Saturday, 25 April 2015

Prescribing exercise?

I am very lucky - I've been treated for my breast cancer by a hospital that takes exercise seriously.  Twice a week, throughout my treatment, I have attended an exercise class with other women in various stages of their breast cancer treatment.  But today I heard that the course might be under threat because the hospital cannot get funding.

That raises the question: Should exercise be provided as part of the prescribed treatment for breast cancer?

The science is certainly there to show that regular exercise reduces the chances of breast cancer recurring.  I have to admit, however, that there is little scientific about the class I attend at hospital: we do some abdominal and weight exercises and use the cardio-vascular machines in exactly the same way as most Bums and Tums classes and workout regimes.  So should the hospital provide something that could be found at any regular gym?

I strongly believe that the answer is 'yes' and it's less about what we do and more about the environment.

First, it is deeply reassuring to have physios overseeing our exercise routine.  I didn't need to have specific appointments with a physio after my mastectomy because I was seeing my physio twice a week at my exercise class anyway.  And she was still there to advise me a couple of months later when the problems with mobility in my left arm resurfaced.  She was there to reassure me that it was fine to take part in the exercise for my arms without worrying about lymphedema and she told me how to keep going when I was in the middle of chemo and just looking at an exercise bike sent my heart rate through the roof.  Now that I have finished the active treatment and headed into a period when it is known that women often suffer from depression- she's still there with her bounce and enthusiasm to encourage me on my way.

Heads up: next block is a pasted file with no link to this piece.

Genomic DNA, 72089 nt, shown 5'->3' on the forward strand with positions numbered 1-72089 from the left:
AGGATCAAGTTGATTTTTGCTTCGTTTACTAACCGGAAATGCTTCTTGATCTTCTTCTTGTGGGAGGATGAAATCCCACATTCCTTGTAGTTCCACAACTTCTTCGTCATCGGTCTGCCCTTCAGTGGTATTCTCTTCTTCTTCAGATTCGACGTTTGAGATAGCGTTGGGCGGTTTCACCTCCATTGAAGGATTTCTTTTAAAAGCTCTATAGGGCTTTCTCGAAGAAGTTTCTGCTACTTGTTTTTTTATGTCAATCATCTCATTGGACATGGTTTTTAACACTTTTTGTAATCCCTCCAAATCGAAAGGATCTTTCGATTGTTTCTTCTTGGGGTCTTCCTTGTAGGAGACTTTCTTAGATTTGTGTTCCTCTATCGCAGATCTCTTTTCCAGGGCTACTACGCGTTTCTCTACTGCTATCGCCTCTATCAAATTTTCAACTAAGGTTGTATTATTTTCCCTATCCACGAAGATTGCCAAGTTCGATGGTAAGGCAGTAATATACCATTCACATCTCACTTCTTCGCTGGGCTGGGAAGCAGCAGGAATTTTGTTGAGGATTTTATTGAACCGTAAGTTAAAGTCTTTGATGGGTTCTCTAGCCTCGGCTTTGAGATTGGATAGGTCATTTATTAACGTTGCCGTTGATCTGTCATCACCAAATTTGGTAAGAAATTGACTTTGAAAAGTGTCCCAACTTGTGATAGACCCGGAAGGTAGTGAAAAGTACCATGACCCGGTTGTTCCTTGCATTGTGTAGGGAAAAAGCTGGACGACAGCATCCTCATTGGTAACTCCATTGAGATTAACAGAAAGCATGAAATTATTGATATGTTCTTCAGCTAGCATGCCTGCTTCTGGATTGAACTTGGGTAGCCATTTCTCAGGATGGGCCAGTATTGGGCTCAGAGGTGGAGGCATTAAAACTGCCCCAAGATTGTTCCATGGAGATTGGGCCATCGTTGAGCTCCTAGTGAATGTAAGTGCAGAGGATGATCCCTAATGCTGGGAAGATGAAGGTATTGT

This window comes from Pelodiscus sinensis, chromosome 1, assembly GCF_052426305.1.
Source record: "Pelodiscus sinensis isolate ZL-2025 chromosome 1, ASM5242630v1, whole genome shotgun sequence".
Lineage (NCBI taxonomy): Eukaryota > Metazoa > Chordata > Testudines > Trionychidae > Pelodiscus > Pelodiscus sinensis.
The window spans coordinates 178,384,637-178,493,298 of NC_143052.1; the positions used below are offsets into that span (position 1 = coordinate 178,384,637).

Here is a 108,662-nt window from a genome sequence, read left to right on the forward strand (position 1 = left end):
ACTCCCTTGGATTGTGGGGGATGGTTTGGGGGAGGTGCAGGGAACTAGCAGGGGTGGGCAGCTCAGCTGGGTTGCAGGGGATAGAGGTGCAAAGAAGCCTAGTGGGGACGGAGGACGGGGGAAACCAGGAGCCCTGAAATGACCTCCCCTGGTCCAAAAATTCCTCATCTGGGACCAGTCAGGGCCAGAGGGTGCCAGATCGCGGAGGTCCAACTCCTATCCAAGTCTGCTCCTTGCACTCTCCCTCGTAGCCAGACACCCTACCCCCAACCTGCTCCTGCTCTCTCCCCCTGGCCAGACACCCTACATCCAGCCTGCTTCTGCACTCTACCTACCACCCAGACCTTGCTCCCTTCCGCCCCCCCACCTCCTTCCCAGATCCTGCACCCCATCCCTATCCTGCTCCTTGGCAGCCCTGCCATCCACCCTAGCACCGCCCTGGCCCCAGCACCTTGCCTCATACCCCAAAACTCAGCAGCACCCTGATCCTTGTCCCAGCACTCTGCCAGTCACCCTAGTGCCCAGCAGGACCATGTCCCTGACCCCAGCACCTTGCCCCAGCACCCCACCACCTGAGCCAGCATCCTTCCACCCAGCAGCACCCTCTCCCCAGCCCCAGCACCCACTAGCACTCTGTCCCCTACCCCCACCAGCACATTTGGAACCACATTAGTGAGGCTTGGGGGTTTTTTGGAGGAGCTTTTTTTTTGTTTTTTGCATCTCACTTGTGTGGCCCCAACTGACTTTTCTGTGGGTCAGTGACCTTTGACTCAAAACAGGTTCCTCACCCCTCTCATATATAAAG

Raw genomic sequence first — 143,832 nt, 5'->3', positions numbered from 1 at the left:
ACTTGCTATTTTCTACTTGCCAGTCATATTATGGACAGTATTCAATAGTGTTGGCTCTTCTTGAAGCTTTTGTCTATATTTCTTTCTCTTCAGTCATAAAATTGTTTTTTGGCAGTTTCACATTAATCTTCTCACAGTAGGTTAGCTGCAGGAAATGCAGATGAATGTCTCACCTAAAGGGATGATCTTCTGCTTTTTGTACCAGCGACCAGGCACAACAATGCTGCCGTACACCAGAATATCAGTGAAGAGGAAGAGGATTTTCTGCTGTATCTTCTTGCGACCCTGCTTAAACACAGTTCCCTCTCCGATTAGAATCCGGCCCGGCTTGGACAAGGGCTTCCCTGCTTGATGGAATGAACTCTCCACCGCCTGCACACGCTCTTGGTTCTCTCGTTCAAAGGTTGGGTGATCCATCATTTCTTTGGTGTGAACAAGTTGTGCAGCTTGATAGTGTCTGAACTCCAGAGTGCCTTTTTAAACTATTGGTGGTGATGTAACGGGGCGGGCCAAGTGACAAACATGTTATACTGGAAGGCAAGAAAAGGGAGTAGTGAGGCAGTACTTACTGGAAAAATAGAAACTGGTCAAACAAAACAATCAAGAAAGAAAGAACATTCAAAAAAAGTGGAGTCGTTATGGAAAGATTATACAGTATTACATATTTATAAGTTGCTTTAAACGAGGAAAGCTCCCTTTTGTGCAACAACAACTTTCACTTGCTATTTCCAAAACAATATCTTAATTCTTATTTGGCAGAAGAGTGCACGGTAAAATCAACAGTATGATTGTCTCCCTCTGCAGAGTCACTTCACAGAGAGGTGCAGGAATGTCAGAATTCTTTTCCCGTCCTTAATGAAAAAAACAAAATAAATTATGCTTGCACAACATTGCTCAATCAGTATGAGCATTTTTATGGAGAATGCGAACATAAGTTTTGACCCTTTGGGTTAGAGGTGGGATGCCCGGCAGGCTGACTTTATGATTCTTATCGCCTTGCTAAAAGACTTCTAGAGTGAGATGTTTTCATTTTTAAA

Meanwhile, I have also done the journey alongside a good crowd of other women going through the same process: we compare the hair appearing on our bald heads, encourage each other when times get tough and keep each other going when the slog all seems too much.  After all, if they could keep going through chemo, then I knew I could too.

Yes, I could have joined a regular exercise class and doubtless met another great crowd of women.  But would I have been brave enough to take my bald head to a class of gym bunnies with nice hair, to keep turning up when the exhaustion of chemo meant I couldn't really keep up, to try arm exercises when I was terrified of lymphedema or to reveal my lopsided shape under a gym T shirt when my radio-burnt skin meant I couldn't wear a bra?

Probably not.

Whereas now, I am physically more confident, my hair is regrowing, soon I will be able to wear my bra again so no-one will know my curves are not my own and I've even got some muscle in my arms.  I've learnt to love my bi-weekly exercise hit rather than seeing it as a necessity and, when my hospital course comes to an end, signing up for a regular gym will be a priority. 

So, as a result of my relatively inexpensive hospital-organised class, I am much more likely to incorporate regular exercise into my regime which will reduce my chances of having to come back for expensive chemo and radiotherapy treatments by an amazing 25%.

That's got to be a good investment, hasn't it?

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